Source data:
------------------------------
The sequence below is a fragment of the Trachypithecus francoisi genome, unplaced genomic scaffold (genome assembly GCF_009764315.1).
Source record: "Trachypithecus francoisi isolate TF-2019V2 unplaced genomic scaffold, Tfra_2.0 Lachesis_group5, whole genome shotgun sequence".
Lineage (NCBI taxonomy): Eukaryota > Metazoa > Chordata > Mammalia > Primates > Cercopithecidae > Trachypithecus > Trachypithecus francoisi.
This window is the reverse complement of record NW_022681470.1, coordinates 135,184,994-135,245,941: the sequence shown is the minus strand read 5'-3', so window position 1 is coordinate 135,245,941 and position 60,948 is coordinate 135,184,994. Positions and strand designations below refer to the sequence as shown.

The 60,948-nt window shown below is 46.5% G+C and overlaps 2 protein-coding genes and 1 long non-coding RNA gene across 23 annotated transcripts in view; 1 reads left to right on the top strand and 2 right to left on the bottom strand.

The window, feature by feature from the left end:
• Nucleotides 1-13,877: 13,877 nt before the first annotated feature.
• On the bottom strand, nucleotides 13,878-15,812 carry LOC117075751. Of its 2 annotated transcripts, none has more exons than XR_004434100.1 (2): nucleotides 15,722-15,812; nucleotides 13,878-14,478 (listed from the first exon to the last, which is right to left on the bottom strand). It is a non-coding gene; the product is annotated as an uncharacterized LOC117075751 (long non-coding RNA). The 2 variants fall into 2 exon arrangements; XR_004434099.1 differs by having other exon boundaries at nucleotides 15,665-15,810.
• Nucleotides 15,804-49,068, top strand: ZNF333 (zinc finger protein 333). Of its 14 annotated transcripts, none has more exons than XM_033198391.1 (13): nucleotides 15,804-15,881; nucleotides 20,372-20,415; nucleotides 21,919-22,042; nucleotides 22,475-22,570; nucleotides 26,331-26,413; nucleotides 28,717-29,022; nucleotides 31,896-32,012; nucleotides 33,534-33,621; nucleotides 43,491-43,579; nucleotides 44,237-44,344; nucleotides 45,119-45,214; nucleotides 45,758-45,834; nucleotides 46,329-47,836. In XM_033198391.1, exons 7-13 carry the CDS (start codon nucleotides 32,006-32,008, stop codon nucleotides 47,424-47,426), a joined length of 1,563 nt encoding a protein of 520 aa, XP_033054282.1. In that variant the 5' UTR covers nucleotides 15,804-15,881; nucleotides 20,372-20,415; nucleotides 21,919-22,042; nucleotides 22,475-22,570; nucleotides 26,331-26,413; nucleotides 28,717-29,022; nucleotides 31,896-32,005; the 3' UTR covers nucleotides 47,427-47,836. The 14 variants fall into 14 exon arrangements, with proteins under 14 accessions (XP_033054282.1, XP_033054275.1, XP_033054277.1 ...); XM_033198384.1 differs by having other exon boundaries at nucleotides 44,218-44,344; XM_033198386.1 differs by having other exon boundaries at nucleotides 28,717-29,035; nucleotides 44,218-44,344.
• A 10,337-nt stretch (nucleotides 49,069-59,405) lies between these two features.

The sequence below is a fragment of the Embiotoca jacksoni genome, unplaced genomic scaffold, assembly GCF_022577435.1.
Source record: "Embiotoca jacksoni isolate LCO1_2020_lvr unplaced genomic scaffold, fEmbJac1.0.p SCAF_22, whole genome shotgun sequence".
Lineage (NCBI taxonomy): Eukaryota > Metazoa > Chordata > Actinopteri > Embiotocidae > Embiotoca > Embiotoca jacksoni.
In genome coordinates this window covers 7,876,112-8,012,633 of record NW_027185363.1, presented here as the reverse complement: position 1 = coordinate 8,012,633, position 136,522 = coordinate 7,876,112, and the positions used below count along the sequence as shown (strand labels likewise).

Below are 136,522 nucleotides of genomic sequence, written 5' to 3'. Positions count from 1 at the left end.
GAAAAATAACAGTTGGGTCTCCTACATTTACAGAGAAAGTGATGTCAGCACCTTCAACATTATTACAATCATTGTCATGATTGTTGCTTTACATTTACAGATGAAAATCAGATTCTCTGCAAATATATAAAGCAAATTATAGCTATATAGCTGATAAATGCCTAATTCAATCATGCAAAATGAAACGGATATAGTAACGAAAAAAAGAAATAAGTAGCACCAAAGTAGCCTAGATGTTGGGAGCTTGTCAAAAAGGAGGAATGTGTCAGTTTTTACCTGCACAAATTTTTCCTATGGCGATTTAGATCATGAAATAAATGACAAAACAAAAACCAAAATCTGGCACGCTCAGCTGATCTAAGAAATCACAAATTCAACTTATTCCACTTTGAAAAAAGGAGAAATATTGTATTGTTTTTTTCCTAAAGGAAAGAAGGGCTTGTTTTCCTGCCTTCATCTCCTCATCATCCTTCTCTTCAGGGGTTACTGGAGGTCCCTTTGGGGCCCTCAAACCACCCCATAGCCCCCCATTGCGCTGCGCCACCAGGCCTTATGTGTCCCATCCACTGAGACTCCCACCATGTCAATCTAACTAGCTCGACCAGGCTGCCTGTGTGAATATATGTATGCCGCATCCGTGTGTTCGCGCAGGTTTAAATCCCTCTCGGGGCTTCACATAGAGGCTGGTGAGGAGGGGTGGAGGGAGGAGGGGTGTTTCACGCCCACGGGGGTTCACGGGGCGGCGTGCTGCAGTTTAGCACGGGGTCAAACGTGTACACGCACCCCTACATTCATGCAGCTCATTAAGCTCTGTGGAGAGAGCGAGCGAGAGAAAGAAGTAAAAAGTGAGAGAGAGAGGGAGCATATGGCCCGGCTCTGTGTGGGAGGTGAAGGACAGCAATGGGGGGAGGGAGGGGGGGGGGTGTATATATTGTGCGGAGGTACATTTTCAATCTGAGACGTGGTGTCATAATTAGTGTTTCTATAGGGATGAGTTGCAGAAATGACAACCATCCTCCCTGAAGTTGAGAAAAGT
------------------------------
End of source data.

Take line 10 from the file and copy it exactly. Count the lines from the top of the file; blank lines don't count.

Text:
• A 10,337-nt stretch (nucleotides 49,069-59,405) lies between these two features.